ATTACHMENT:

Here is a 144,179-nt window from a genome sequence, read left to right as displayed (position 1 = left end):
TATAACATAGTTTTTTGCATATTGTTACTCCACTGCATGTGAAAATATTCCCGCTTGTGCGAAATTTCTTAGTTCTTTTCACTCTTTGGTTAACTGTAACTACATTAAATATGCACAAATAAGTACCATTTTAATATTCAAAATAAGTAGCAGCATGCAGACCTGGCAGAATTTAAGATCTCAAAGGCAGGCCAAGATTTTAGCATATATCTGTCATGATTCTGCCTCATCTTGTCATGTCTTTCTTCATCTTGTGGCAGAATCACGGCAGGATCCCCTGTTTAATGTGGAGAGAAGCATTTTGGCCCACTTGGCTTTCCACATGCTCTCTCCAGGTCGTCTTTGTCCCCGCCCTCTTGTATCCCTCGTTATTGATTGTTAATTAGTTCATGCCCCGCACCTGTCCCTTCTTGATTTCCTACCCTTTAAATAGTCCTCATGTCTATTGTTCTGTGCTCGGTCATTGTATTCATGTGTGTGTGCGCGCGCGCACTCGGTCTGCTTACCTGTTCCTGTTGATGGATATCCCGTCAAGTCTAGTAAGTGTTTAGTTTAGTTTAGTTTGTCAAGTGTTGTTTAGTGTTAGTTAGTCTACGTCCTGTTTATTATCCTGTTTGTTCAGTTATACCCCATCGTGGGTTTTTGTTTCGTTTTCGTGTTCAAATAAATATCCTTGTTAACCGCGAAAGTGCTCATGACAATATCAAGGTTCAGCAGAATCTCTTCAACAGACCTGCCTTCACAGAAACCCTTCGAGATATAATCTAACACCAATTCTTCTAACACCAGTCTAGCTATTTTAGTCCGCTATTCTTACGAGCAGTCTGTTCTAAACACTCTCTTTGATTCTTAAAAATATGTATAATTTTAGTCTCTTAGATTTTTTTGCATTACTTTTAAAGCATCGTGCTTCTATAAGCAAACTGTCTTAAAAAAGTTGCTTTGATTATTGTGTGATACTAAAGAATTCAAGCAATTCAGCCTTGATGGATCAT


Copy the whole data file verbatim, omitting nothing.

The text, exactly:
Here is a 144,179-nt window from a genome sequence, read left to right as displayed (position 1 = left end):
TATAACATAGTTTTTTGCATATTGTTACTCCACTGCATGTGAAAATATTCCCGCTTGTGCGAAATTTCTTAGTTCTTTTCACTCTTTGGTTAACTGTAACTACATTAAATATGCACAAATAAGTACCATTTTAATATTCAAAATAAGTAGCAGCATGCAGACCTGGCAGAATTTAAGATCTCAAAGGCAGGCCAAGATTTTAGCATATATCTGTCATGATTCTGCCTCATCTTGTCATGTCTTTCTTCATCTTGTGGCAGAATCACGGCAGGATCCCCTGTTTAATGTGGAGAGAAGCATTTTGGCCCACTTGGCTTTCCACATGCTCTCTCCAGGTCGTCTTTGTCCCCGCCCTCTTGTATCCCTCGTTATTGATTGTTAATTAGTTCATGCCCCGCACCTGTCCCTTCTTGATTTCCTACCCTTTAAATAGTCCTCATGTCTATTGTTCTGTGCTCGGTCATTGTATTCATGTGTGTGTGCGCGCGCGCACTCGGTCTGCTTACCTGTTCCTGTTGATGGATATCCCGTCAAGTCTAGTAAGTGTTTAGTTTAGTTTAGTTTGTCAAGTGTTGTTTAGTGTTAGTTAGTCTACGTCCTGTTTATTATCCTGTTTGTTCAGTTATACCCCATCGTGGGTTTTTGTTTCGTTTTCGTGTTCAAATAAATATCCTTGTTAACCGCGAAAGTGCTCATGACAATATCAAGGTTCAGCAGAATCTCTTCAACAGACCTGCCTTCACAGAAACCCTTCGAGATATAATCTAACACCAATTCTTCTAACACCAGTCTAGCTATTTTAGTCCGCTATTCTTACGAGCAGTCTGTTCTAAACACTCTCTTTGATTCTTAAAAATATGTATAATTTTAGTCTCTTAGATTTTTTTGCATTACTTTTAAAGCATCGTGCTTCTATAAGCAAACTGTCTTAAAAAAGTTGCTTTGATTATTGTGTGATACTAAAGAATTCAAGCAATTCAGCCTTGATGGATCAT